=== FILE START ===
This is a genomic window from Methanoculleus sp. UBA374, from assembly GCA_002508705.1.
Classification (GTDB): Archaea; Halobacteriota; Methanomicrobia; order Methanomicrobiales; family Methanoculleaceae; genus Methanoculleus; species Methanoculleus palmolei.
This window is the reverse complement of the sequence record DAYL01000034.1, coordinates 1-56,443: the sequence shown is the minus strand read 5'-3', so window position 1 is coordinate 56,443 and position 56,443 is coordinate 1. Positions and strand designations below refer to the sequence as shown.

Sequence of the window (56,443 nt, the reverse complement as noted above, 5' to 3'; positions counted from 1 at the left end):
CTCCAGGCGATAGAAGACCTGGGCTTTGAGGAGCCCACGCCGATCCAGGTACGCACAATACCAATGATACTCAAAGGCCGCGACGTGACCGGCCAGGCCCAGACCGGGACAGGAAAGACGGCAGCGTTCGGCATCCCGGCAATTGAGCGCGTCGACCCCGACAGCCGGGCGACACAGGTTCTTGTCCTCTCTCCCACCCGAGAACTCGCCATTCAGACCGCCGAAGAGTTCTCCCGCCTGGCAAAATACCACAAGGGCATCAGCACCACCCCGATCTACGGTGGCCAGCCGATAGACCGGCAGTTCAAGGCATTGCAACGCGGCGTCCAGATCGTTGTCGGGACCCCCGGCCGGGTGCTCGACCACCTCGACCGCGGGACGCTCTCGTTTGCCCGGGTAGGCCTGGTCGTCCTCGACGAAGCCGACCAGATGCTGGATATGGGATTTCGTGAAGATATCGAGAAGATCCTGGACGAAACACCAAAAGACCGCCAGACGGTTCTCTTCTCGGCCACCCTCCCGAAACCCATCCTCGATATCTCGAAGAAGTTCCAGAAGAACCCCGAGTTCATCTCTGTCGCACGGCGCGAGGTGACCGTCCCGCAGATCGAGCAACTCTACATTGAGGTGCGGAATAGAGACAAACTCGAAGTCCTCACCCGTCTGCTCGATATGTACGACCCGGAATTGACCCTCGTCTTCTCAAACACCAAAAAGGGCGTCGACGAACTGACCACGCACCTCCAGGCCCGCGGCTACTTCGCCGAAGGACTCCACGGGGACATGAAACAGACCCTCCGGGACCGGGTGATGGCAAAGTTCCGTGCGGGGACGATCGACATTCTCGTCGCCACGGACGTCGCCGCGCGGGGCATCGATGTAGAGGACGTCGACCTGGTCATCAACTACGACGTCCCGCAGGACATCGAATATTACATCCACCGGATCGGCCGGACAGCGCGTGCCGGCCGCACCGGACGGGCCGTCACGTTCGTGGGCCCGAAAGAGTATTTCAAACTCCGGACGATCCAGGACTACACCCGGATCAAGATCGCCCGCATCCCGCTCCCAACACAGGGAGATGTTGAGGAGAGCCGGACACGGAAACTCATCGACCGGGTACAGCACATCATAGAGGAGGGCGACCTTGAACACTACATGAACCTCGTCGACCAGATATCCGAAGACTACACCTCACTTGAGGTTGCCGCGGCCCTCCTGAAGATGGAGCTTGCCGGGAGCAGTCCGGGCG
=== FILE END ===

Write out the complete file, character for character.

This is a genomic window from Methanoculleus sp. UBA374, from assembly GCA_002508705.1.
Classification (GTDB): Archaea; Halobacteriota; Methanomicrobia; order Methanomicrobiales; family Methanoculleaceae; genus Methanoculleus; species Methanoculleus palmolei.
This window is the reverse complement of the sequence record DAYL01000034.1, coordinates 1-56,443: the sequence shown is the minus strand read 5'-3', so window position 1 is coordinate 56,443 and position 56,443 is coordinate 1. Positions and strand designations below refer to the sequence as shown.

Sequence of the window (56,443 nt, the reverse complement as noted above, 5' to 3'; positions counted from 1 at the left end):
CTCCAGGCGATAGAAGACCTGGGCTTTGAGGAGCCCACGCCGATCCAGGTACGCACAATACCAATGATACTCAAAGGCCGCGACGTGACCGGCCAGGCCCAGACCGGGACAGGAAAGACGGCAGCGTTCGGCATCCCGGCAATTGAGCGCGTCGACCCCGACAGCCGGGCGACACAGGTTCTTGTCCTCTCTCCCACCCGAGAACTCGCCATTCAGACCGCCGAAGAGTTCTCCCGCCTGGCAAAATACCACAAGGGCATCAGCACCACCCCGATCTACGGTGGCCAGCCGATAGACCGGCAGTTCAAGGCATTGCAACGCGGCGTCCAGATCGTTGTCGGGACCCCCGGCCGGGTGCTCGACCACCTCGACCGCGGGACGCTCTCGTTTGCCCGGGTAGGCCTGGTCGTCCTCGACGAAGCCGACCAGATGCTGGATATGGGATTTCGTGAAGATATCGAGAAGATCCTGGACGAAACACCAAAAGACCGCCAGACGGTTCTCTTCTCGGCCACCCTCCCGAAACCCATCCTCGATATCTCGAAGAAGTTCCAGAAGAACCCCGAGTTCATCTCTGTCGCACGGCGCGAGGTGACCGTCCCGCAGATCGAGCAACTCTACATTGAGGTGCGGAATAGAGACAAACTCGAAGTCCTCACCCGTCTGCTCGATATGTACGACCCGGAATTGACCCTCGTCTTCTCAAACACCAAAAAGGGCGTCGACGAACTGACCACGCACCTCCAGGCCCGCGGCTACTTCGCCGAAGGACTCCACGGGGACATGAAACAGACCCTCCGGGACCGGGTGATGGCAAAGTTCCGTGCGGGGACGATCGACATTCTCGTCGCCACGGACGTCGCCGCGCGGGGCATCGATGTAGAGGACGTCGACCTGGTCATCAACTACGACGTCCCGCAGGACATCGAATATTACATCCACCGGATCGGCCGGACAGCGCGTGCCGGCCGCACCGGACGGGCCGTCACGTTCGTGGGCCCGAAAGAGTATTTCAAACTCCGGACGATCCAGGACTACACCCGGATCAAGATCGCCCGCATCCCGCTCCCAACACAGGGAGATGTTGAGGAGAGCCGGACACGGAAACTCATCGACCGGGTACAGCACATCATAGAGGAGGGCGACCTTGAACACTACATGAACCTCGTCGACCAGATATCCGAAGACTACACCTCACTTGAGGTTGCCGCGGCCCTCCTGAAGATGGAGCTTGCCGGGAGCAGTCCGGGCG